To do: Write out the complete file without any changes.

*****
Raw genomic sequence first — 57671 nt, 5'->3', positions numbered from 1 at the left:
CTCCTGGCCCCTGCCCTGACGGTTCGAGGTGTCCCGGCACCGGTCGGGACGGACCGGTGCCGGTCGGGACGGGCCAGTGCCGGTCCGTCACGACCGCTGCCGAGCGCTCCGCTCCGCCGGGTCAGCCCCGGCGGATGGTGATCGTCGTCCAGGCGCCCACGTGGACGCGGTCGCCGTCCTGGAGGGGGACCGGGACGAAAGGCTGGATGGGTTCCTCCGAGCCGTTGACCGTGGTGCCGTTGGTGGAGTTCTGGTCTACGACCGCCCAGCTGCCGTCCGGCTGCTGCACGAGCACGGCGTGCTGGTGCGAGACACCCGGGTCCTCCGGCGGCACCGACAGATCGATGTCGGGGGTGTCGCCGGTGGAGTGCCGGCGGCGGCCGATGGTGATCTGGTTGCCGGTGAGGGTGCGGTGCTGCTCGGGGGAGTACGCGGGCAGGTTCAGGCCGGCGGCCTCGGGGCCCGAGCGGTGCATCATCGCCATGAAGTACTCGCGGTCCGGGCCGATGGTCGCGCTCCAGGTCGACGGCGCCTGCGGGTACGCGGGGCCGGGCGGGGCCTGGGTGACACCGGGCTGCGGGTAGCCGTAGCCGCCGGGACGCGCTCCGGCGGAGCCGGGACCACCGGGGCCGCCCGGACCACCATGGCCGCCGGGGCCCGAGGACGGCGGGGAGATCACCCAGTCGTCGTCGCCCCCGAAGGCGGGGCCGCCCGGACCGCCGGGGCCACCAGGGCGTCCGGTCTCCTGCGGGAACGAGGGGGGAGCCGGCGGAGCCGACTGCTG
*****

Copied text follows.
Raw genomic sequence first — 57671 nt, 5'->3', positions numbered from 1 at the left:
CTCCTGGCCCCTGCCCTGACGGTTCGAGGTGTCCCGGCACCGGTCGGGACGGACCGGTGCCGGTCGGGACGGGCCAGTGCCGGTCCGTCACGACCGCTGCCGAGCGCTCCGCTCCGCCGGGTCAGCCCCGGCGGATGGTGATCGTCGTCCAGGCGCCCACGTGGACGCGGTCGCCGTCCTGGAGGGGGACCGGGACGAAAGGCTGGATGGGTTCCTCCGAGCCGTTGACCGTGGTGCCGTTGGTGGAGTTCTGGTCTACGACCGCCCAGCTGCCGTCCGGCTGCTGCACGAGCACGGCGTGCTGGTGCGAGACACCCGGGTCCTCCGGCGGCACCGACAGATCGATGTCGGGGGTGTCGCCGGTGGAGTGCCGGCGGCGGCCGATGGTGATCTGGTTGCCGGTGAGGGTGCGGTGCTGCTCGGGGGAGTACGCGGGCAGGTTCAGGCCGGCGGCCTCGGGGCCCGAGCGGTGCATCATCGCCATGAAGTACTCGCGGTCCGGGCCGATGGTCGCGCTCCAGGTCGACGGCGCCTGCGGGTACGCGGGGCCGGGCGGGGCCTGGGTGACACCGGGCTGCGGGTAGCCGTAGCCGCCGGGACGCGCTCCGGCGGAGCCGGGACCACCGGGGCCGCCCGGACCACCATGGCCGCCGGGGCCCGAGGACGGCGGGGAGATCACCCAGTCGTCGTCGCCCCCGAAGGCGGGGCCGCCCGGACCGCCGGGGCCACCAGGGCGTCCGGTCTCCTGCGGGAACGAGGGGGGAGCCGGCGGAGCCGACTGCTG